Hero: Bless her, she’s a good little girl.

Viper: Oh great, more significant plastic. Let’s see how long it takes to break or get lost or cause a permanent and disabling injury. Two pounds worth of complete crap. Why not just throw the money at a passerby? It would be more satisfying.

On our way home, my daughter cradled her egg like she had found a precious treasure. A local mentally ill man, wearing a Santa hat, gave me a cheery wave and a heartfelt “Merry Christmas!”.

“Merry Christmas to you too!” I replied, hoping that he didn’t stab me or follow me home.

Hero: Bless him.

Viper: When you look at him, you see your future, you nutcase.

We got in. “Can we open my egg?”

“Just let me get the door shut.”

“Can we open my egg?”

“We need to get gloves and things off, don’t we?”

“Can we open my egg?”

“Nearly ready, let’s get you out of the buggy.”

“Can we open my egg?”

“OK, let daddy get the tricky plastic off.”


“Alright, you do it, here you go.”


The thunder of small but powerful feet receded up the stairs.

I sighed and got on with the laundry and the washing up.

Hero: She gets over excited.

Viper: You’ve created a monster.

We’re in the living room now. The egg is open (it was a joint venture). The Play Doh is being doughily played with. I’m deflating my depression by turning it into absurd words. It’s working. When I get like this, I need to find a well and bellow into it. The internet is my bellowing-well. That makes you some sort of weird, Gollum-like creature that flops about at the bottom of the well, listening to my ranting.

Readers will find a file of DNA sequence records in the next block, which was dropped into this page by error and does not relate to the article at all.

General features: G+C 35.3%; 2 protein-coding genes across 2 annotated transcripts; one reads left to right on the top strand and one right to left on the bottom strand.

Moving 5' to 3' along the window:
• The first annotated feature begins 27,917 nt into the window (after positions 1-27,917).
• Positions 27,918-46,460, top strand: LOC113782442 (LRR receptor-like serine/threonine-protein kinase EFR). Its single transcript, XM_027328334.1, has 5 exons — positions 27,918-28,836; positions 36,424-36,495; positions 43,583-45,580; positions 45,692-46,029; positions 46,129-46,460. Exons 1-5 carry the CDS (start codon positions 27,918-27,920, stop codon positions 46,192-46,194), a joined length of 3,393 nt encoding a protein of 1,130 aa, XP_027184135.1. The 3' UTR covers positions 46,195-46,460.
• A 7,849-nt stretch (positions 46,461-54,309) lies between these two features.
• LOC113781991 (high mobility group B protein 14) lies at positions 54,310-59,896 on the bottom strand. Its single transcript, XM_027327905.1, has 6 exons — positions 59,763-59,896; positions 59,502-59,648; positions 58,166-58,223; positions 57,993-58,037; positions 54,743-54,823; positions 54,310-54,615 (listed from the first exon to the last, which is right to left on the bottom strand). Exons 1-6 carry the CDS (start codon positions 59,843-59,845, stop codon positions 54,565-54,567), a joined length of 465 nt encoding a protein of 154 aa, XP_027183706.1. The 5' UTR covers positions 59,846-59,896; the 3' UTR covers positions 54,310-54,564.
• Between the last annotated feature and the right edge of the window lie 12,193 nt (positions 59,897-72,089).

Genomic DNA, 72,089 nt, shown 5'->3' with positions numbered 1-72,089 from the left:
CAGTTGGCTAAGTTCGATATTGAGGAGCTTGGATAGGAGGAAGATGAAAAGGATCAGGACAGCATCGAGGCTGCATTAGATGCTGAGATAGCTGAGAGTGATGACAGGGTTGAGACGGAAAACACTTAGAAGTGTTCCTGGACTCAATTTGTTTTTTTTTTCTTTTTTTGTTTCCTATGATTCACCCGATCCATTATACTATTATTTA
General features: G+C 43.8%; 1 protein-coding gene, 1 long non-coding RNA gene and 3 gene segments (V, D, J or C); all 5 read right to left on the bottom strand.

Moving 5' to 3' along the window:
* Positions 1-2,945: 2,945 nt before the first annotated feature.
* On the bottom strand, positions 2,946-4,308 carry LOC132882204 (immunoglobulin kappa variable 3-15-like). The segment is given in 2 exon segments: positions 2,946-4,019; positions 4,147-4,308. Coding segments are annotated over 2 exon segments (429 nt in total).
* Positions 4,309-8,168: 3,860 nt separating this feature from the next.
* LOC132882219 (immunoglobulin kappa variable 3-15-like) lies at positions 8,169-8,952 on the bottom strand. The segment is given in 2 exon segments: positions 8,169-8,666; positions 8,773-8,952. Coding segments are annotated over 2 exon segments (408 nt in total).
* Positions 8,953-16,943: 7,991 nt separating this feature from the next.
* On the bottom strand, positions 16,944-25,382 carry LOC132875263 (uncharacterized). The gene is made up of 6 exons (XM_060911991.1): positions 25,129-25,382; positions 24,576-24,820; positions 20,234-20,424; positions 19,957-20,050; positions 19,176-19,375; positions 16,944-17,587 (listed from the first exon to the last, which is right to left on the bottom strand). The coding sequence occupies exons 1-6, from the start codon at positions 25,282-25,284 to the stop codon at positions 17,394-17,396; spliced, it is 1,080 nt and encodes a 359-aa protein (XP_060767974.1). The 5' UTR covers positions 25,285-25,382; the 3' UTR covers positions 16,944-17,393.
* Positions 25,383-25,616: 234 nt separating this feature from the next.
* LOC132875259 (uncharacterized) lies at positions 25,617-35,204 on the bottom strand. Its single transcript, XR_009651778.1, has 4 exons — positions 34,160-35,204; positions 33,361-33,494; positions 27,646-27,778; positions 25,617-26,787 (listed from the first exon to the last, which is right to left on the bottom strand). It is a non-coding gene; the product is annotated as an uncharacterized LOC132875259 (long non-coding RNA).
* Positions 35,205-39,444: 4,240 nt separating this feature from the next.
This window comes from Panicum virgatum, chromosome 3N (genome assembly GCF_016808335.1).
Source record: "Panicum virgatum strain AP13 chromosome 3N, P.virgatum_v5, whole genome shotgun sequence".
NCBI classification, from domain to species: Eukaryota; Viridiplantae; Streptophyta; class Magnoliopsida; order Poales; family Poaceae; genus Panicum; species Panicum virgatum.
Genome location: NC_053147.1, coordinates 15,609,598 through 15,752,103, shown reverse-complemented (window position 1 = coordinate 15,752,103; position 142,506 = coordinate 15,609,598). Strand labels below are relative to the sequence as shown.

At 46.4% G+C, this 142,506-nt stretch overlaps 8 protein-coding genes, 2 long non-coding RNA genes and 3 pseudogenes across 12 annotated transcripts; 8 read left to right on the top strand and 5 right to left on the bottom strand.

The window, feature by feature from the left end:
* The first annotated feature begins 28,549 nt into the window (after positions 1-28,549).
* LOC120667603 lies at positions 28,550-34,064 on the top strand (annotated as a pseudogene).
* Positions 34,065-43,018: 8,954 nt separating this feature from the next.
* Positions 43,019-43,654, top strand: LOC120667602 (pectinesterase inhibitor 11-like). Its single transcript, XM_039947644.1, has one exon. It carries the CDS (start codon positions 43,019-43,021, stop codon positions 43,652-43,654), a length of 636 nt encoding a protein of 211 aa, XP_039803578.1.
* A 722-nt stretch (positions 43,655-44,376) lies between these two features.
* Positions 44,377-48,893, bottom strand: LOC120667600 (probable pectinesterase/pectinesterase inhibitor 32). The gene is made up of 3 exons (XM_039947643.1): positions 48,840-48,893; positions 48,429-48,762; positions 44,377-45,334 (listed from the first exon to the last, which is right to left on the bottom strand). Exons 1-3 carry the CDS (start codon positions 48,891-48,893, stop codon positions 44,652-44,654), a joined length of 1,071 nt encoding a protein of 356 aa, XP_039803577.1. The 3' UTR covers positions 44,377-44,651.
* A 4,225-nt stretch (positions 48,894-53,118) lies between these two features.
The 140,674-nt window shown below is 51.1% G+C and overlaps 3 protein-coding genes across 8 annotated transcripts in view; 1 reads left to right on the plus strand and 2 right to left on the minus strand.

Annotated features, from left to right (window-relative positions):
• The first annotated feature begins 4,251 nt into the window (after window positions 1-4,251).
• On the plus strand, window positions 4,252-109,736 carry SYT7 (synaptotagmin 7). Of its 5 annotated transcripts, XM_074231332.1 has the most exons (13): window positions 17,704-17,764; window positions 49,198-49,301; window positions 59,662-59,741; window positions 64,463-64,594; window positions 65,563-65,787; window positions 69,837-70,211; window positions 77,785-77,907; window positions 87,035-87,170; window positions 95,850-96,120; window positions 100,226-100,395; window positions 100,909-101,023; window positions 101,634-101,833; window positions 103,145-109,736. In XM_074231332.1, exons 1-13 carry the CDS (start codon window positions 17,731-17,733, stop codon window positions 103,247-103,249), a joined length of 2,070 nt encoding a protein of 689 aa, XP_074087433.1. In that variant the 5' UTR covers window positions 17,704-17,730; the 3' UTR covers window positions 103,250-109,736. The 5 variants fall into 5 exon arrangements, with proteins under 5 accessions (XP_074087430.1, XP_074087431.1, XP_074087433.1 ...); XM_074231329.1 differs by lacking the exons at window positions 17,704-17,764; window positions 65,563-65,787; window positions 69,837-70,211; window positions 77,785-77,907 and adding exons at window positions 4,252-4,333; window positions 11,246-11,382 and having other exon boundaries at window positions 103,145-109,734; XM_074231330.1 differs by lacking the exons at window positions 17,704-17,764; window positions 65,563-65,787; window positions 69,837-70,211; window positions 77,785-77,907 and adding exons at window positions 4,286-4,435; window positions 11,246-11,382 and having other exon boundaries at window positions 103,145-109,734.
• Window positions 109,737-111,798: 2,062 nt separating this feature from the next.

Merry Christmas, you floppy well-dweller!



One thought on “Viper and Hero Pop to the Shops

  1. I have a love/hate relationship with the self-service tills. They, however, loathe me with a passion that makes me think they are actually my small penised ex boyfriends encased in a machine.

    I just plucked up courage to use one (I normally don’t bother BECAUSE ALL MY TRANSACTIONS INVOLVE ALCOHOL THAT WON’T GO THROUGH WITHOUT A REAL PERSON ANYWAY, PROBLEM MUCH?) a couple of days ago and the bastard thing shouted ‘HO HO HO THANK YOU’ at me and I just about shart.

    Then it wished me a merry christmas as I hyperventilated with the horror of it all. You don’t have to put up with this shite in Aldi.